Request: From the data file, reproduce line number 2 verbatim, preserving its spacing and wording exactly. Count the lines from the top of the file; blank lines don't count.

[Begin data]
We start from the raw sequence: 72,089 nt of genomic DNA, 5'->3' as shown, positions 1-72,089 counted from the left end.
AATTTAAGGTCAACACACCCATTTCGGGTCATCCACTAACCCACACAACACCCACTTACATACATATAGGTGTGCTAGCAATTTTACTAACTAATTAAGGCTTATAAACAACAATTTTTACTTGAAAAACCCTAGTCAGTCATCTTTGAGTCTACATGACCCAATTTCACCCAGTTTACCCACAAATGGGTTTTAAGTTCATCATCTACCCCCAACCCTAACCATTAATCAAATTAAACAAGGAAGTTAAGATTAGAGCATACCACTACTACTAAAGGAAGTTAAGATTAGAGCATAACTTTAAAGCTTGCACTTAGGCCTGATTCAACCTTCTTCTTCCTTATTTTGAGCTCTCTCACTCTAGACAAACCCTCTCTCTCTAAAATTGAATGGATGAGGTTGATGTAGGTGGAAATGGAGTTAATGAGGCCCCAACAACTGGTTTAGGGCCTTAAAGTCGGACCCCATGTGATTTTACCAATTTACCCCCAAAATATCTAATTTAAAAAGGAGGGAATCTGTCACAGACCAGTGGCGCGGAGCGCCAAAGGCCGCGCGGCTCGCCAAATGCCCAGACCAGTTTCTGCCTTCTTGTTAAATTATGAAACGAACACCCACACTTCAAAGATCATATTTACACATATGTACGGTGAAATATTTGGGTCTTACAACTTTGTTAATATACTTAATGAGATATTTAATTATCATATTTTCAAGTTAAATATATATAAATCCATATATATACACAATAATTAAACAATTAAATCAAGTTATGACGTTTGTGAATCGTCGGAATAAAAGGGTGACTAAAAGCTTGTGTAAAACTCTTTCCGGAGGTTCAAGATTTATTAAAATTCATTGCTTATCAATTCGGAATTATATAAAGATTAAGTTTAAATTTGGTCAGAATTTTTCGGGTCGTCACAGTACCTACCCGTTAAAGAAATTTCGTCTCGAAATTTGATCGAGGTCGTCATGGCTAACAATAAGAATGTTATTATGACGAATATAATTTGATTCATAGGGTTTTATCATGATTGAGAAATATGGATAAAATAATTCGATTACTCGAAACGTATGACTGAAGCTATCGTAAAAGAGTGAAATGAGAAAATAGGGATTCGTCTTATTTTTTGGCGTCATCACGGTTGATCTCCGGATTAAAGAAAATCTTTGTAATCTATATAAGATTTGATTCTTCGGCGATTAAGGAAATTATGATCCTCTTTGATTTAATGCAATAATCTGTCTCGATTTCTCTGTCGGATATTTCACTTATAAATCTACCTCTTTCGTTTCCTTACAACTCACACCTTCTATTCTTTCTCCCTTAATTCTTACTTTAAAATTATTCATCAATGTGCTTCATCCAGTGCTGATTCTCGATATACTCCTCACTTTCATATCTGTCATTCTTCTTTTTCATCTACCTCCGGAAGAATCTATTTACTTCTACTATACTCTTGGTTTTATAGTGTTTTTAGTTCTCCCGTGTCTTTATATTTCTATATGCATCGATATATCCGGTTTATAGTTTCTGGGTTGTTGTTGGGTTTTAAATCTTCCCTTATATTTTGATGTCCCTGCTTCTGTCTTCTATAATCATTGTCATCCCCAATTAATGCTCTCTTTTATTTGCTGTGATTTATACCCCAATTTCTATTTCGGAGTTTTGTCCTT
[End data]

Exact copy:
AATTTAAGGTCAACACACCCATTTCGGGTCATCCACTAACCCACACAACACCCACTTACATACATATAGGTGTGCTAGCAATTTTACTAACTAATTAAGGCTTATAAACAACAATTTTTACTTGAAAAACCCTAGTCAGTCATCTTTGAGTCTACATGACCCAATTTCACCCAGTTTACCCACAAATGGGTTTTAAGTTCATCATCTACCCCCAACCCTAACCATTAATCAAATTAAACAAGGAAGTTAAGATTAGAGCATACCACTACTACTAAAGGAAGTTAAGATTAGAGCATAACTTTAAAGCTTGCACTTAGGCCTGATTCAACCTTCTTCTTCCTTATTTTGAGCTCTCTCACTCTAGACAAACCCTCTCTCTCTAAAATTGAATGGATGAGGTTGATGTAGGTGGAAATGGAGTTAATGAGGCCCCAACAACTGGTTTAGGGCCTTAAAGTCGGACCCCATGTGATTTTACCAATTTACCCCCAAAATATCTAATTTAAAAAGGAGGGAATCTGTCACAGACCAGTGGCGCGGAGCGCCAAAGGCCGCGCGGCTCGCCAAATGCCCAGACCAGTTTCTGCCTTCTTGTTAAATTATGAAACGAACACCCACACTTCAAAGATCATATTTACACATATGTACGGTGAAATATTTGGGTCTTACAACTTTGTTAATATACTTAATGAGATATTTAATTATCATATTTTCAAGTTAAATATATATAAATCCATATATATACACAATAATTAAACAATTAAATCAAGTTATGACGTTTGTGAATCGTCGGAATAAAAGGGTGACTAAAAGCTTGTGTAAAACTCTTTCCGGAGGTTCAAGATTTATTAAAATTCATTGCTTATCAATTCGGAATTATATAAAGATTAAGTTTAAATTTGGTCAGAATTTTTCGGGTCGTCACAGTACCTACCCGTTAAAGAAATTTCGTCTCGAAATTTGATCGAGGTCGTCATGGCTAACAATAAGAATGTTATTATGACGAATATAATTTGATTCATAGGGTTTTATCATGATTGAGAAATATGGATAAAATAATTCGATTACTCGAAACGTATGACTGAAGCTATCGTAAAAGAGTGAAATGAGAAAATAGGGATTCGTCTTATTTTTTGGCGTCATCACGGTTGATCTCCGGATTAAAGAAAATCTTTGTAATCTATATAAGATTTGATTCTTCGGCGATTAAGGAAATTATGATCCTCTTTGATTTAATGCAATAATCTGTCTCGATTTCTCTGTCGGATATTTCACTTATAAATCTACCTCTTTCGTTTCCTTACAACTCACACCTTCTATTCTTTCTCCCTTAATTCTTACTTTAAAATTATTCATCAATGTGCTTCATCCAGTGCTGATTCTCGATATACTCCTCACTTTCATATCTGTCATTCTTCTTTTTCATCTACCTCCGGAAGAATCTATTTACTTCTACTATACTCTTGGTTTTATAGTGTTTTTAGTTCTCCCGTGTCTTTATATTTCTATATGCATCGATATATCCGGTTTATAGTTTCTGGGTTGTTGTTGGGTTTTAAATCTTCCCTTATATTTTGATGTCCCTGCTTCTGTCTTCTATAATCATTGTCATCCCCAATTAATGCTCTCTTTTATTTGCTGTGATTTATACCCCAATTTCTATTTCGGAGTTTTGTCCTT